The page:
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The Best Rap Verses of 2017 (So Far)

2016 was supposed to have been the crazy year for music; 2017 was supposed to be a break. But here we are, halfway through the year, and it feels like rap music is exploding. Many of the best MCs under 40—Kendrick, Future, and Drake—have released full-lengths, and no matter what you hear from the shrinking, fearful cohort decrying the rise of “mumble rap,” hip-hop is as filled with great rapping as it's ever been. This list is the peak of the year so far, the 10 verses that commanded attention, prompted multiple rewinds mid-bar, and had us quoting lines for months on ends (honorable mention to Giggs' verse on “KMT,” which fulfilled the last qualification, if nothing else). One caveat: The list couldn't be made up entirely of Kendrick verses. Here are the best verses of 2017, so far. 


  • Black Thought, “Who Want It”

    Verse: 1
    Best line: “Otis used to sing how we should try a little tenderness/But they ultra envious, crazy disingenuous like/Who need a enemy if that's what type of friend you is?”

    “I got the wordplay of Wallace, work ethic of Shakur, I was sent into the future with a message from the Moors.” Black Thought doesn’t ease into verses as much as kick in the door with them, going from zero to one hunnid instantly—then keeps the intensity all the way up, bar after bar, with internal rhymes and references flowing by so fast—”I got plans, I’m taking my revenge like Roxanne/My man swam here from Mississippi, goddamn”—you’re rewinding to the start of the first verse before the second even starts. David Banner brings it too—it is his song, after all—but you might never get that far. —Russ Bengtson


  • Joey Badass, “Amerrikkan Idol”

    Verse: 1
    Best Line: “So turn the kid raps loud, I'm about to spazz out/Watch out, another n**** runnin' in the White House”

    The first verse on “AmeriKKKan Idol,” the last track on Joey Badass’s All-Amerikkkan Badass lasts nearly two minutes on its own, building to a crescendo around the minute-and-a-half mark—”Got a message for the world and I won't back out/So turn the kid raps loud, I'm about to spazz out/Watch out, another n**** runnin' in the White House”—before trailing off in frustration before the chorus kicks in. When the title of your album is a nod to one of Ice Cube’s best, you’d better bring it. With this anti-white supremacy lyrical assault—”Media's got this whole thing tainted, that's all fact/Feedin' you lies like this whole thing wasn't built on our backs”—he does exactly that. —Russ Bengtson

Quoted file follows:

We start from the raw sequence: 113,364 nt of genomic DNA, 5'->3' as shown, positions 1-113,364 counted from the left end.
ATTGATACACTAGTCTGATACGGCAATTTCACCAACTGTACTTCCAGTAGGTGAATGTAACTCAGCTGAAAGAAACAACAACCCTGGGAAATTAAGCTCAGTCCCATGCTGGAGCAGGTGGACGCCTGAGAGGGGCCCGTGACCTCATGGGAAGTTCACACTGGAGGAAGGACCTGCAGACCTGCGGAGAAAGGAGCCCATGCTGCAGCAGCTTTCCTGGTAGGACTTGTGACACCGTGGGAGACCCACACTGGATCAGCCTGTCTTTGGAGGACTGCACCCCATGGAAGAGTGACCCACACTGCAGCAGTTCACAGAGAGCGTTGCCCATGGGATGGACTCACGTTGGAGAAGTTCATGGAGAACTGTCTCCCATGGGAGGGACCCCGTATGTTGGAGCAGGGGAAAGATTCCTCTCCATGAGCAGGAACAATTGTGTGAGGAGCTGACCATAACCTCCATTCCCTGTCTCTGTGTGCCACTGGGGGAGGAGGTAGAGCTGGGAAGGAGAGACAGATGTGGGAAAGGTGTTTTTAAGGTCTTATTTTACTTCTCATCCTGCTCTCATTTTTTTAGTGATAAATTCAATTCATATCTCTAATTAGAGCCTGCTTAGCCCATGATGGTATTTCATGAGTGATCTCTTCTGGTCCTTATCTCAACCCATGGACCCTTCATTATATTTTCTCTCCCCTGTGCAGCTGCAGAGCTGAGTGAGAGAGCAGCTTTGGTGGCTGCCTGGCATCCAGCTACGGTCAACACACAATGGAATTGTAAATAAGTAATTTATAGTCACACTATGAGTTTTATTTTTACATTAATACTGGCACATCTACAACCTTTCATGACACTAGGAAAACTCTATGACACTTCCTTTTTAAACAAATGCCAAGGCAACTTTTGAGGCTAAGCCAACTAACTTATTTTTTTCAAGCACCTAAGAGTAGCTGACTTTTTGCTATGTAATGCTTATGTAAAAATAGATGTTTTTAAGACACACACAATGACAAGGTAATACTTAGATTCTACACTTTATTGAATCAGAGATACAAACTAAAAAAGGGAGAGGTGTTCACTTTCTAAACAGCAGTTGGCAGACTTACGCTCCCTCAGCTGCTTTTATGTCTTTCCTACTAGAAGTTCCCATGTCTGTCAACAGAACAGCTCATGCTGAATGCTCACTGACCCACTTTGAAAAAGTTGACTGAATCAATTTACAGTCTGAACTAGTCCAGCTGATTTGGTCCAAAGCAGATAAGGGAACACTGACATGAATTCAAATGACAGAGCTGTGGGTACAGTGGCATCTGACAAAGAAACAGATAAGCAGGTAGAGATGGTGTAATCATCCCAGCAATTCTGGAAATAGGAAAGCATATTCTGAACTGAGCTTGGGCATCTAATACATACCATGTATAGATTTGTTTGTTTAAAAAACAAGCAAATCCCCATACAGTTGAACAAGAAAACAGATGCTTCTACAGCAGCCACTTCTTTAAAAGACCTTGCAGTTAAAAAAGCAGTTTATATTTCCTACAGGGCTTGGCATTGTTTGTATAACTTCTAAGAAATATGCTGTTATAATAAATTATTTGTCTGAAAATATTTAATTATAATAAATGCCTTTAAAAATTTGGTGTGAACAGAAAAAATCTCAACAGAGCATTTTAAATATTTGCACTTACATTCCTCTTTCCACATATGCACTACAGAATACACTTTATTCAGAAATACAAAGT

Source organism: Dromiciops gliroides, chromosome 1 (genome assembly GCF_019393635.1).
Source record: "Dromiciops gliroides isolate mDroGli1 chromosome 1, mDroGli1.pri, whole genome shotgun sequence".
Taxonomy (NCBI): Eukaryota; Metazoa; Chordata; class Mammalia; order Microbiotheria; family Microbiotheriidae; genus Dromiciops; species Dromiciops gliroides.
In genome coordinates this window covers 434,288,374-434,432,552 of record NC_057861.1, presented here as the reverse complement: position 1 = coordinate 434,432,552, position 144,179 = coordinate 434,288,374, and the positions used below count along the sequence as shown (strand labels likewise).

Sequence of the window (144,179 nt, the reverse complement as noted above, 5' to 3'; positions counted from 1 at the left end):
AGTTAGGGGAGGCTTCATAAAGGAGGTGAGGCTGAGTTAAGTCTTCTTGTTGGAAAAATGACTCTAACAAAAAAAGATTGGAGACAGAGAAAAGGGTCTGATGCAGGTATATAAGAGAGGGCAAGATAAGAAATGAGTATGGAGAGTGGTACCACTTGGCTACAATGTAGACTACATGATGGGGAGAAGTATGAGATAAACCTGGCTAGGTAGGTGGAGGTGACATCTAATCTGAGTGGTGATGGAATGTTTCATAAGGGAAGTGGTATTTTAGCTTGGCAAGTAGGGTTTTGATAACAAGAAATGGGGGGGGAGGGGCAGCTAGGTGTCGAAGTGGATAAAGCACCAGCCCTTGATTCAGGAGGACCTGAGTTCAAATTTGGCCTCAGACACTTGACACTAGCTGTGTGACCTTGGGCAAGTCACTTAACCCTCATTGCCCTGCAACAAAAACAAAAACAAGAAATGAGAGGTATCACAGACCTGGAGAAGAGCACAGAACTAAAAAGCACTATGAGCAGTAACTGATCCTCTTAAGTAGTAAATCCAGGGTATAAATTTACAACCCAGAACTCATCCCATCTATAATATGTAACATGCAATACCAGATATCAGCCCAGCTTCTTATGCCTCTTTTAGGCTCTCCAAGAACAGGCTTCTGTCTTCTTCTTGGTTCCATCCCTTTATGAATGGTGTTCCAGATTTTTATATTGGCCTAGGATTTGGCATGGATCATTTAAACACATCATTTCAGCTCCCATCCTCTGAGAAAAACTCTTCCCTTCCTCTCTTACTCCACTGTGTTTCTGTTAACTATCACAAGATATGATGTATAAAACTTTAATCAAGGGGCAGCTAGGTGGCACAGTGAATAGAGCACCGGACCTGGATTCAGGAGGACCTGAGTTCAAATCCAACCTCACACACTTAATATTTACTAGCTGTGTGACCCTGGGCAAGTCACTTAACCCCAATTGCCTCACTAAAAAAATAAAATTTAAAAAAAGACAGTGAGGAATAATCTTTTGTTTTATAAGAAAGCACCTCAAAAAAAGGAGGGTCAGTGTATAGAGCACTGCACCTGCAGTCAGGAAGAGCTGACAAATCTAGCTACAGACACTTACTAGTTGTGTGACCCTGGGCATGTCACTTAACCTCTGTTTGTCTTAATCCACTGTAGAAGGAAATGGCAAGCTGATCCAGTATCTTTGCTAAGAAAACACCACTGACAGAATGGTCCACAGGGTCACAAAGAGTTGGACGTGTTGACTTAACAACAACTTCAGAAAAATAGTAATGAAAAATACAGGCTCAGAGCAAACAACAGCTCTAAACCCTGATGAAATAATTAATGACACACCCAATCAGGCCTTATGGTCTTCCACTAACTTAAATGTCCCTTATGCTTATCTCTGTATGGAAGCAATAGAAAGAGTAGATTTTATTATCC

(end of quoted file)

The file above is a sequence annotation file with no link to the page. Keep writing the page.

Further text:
• Future, “Might As Well”

    Verse: 1
    Best Line:“You will never know what I was in”

    We all know that Future's life has had its valleys and peaks. But on “Might As Well” he spends less time romanticizing his rough time in the streets or providing flamboyant accounts of gluttony—instead he hopscotches over the Tarantino production, paralleling his tough past with his prosperous present.

    Due in equal parts to his clear delivery, illustrative lyrics, and self-awareness he manages to poetically portray a rags to riches story, devoid of fantasy or Mafioso cliché. In its place are bars that are honest and relatable. —Brandon 'Jinx' Jenkins


  • Rick Ross, “Idols Become Rivals”

    Verse: 3
    Best Line: “Last request, can all producers please get paid?”

    Man, Rozay sounds so disappointed in how Birdman handles business and his words hit even harder over a beat flip of Jay Z and Beanie’s deadbeat-dad ethering, “Where Have You Been.” Birdman has been, for the most part, quiet since this track dropped. We hope he can find it in his heart to make amends with the people he hurt over the years. Still can’t get over how the Boss felt when he found out the watches were fake and the cars were rented, smfh. —Angel Diaz


  • Offset, “Met Gala”

    Verse: 1
    Best Line: “Get to the top and we blew the ladder up”

    It's always exciting when a recent real-life flex is flipped into a song. Offset and his Migos family storming the Met Gala just a few weeks ago was a major moment on the timeline, a nice example in a half-year full of them of just how far the Migos have come and how glorious it is to watch them shine. To hear Offset, on a track with Gucci Mane, wax poetic about it so soon after feels like breaking the fourth wall, like he read our tweets about posing with Celine Dion and said, “Yeah, I can't believe it either.” Except, with Offset, it just becomes a brilliant new shortcut for flexing. How good is life? It's Met-Gala-invitation good. —Frazier Tharpe


  • Remy Ma, “Shether”

    Verse: 1
    Best Line: “And to be the Queen of Rap, you gotta actually rap”